The coroner paused there and said that he found, as a matter of fact, that discussion must have taken place and been with the carer.

Dr Williamson started Sally on what he described as a a “cautious dose of Senna”, and told the staff member that if it didn’t result in one daily motion, of a good size, that they should return to the GP so the dosage could be reconsidered. The coroner said that Dr Williamson advised in that review that reference should be made to the Bristol Stool Chart. I would agree, he said, that Sally’s documentation must include lack of bowel movements, as well as recording the frequency and consistency of stools that she did pass.

Dr Williamson said he did advise the carer that agitation could be a sign of constipation, although he recognised Sally could be agitated for other reasons, which was why he advised carers to return to the GP if they were unsure. No concerns were raised with him about difficulty monitoring Sally’s bowel movements because of her need for privacy.

Dr Williamson described the advice given as a basic level of medical care. The coroner said that it seemed to him therefore, and he found on the balance of probabilities, that Sally’s medication consisted of daily Bisacodyl, Senna one dose twice a week and thirdly the Laxido.

The coroner said that information was contained in the MAR charts which were contained within Sally’s documentation at The Dock. These charts set out prescribed medications and their doses and staff had to record every time a dose of one of those medications was given to Sally.

The coroner found that the wording on the MAR charts in relation to Laxido read: one sachet daily when required to try and get at least one soft daily motion. Question was raised whether that was somewhat ambiguous, for example, once one daily motion was achieved, were staff to stop Laxido or continue on that dose?

“Key it seems to me”, said the coroner, “is the word ‘as required’, which indicated staff should use their judgement on the issue. In order to do that they needed to monitor Sally’s bowel movements as best they could”. The coroner added, “furthermore if there really was any confusion about that, the obvious thing to do would have been for the care staff to go back to the GP… of course this was never done”.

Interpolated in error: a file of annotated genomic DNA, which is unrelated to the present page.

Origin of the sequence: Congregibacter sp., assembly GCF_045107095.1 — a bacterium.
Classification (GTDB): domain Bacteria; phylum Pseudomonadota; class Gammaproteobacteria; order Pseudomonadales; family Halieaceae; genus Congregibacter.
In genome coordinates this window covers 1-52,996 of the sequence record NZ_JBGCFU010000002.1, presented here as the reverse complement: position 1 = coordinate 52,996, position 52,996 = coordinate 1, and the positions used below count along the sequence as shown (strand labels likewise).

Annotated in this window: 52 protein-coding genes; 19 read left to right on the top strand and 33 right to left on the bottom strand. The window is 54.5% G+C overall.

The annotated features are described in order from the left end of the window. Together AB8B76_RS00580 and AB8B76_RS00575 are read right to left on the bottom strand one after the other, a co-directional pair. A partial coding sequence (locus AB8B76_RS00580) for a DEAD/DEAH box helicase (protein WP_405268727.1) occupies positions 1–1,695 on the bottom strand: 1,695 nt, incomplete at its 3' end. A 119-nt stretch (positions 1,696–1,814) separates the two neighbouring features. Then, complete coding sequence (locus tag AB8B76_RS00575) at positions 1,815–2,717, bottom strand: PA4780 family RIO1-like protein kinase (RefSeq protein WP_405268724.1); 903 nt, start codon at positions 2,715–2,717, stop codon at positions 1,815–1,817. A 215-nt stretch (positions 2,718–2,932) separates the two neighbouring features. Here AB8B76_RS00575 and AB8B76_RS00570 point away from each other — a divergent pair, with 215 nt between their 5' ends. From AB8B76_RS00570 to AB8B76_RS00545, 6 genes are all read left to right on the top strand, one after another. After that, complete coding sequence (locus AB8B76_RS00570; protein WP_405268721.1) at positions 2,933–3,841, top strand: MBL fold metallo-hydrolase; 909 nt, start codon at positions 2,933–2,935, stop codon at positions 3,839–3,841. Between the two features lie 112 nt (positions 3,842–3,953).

Surprisingly therefore, the coroner said, we could see from the MAR charts that since the September 2016 appointment with Dr Williamson, Sally was given the Laxido twice in September 2016, twice in December 2016 and never again thereafter.

The coroner found that charts seem to be filled in as should be, in all other respects, so he found as a matter of fact, as per those charts, that Sally was never given Laxido again after December 2016.

The coroner said that it seems common sense, in order to decide whether Sally needed Laxido, staff at The Dock would need to monitor her bowel movements.

All support workers at The Dock knew that Sally had issues with constipation. It was concerning to hear the manager at the time Julie McGirr say she did not know this.

Although once pointed out what was in Sally’s Health Action Plan she did concede she probably did know about that, because she would have read that document, said the coroner.

With the exception of one, all regular Support Workers said that they knew Sally was on medication for her constipation. All but one recalled that she was prescribed Laxido, as required.

Sally’s Key Worker Susan Casey said she did remember Sally had medication for constipation, as far as she was aware her constipation was fine. She said that she didn’t remember any discussion between staff about Sally’s constipation. Ms Casey said the MAR charts suggested that Sally should be taking Laxido, as required, which she took to mean if Sally appeared in pain, or was not eating properly.

What to my mind is really concerning is with the exception of one, Sally’s regular Support Workers made no mention of recording bowel charts to chart Sally’s bowel movements. Susan Casey said we didn’t have a bowel chart, when I asked how would you be able to go back to the GP and say the Laxido was working, Sally was passing one soft stool, she said we wouldn’t be able to.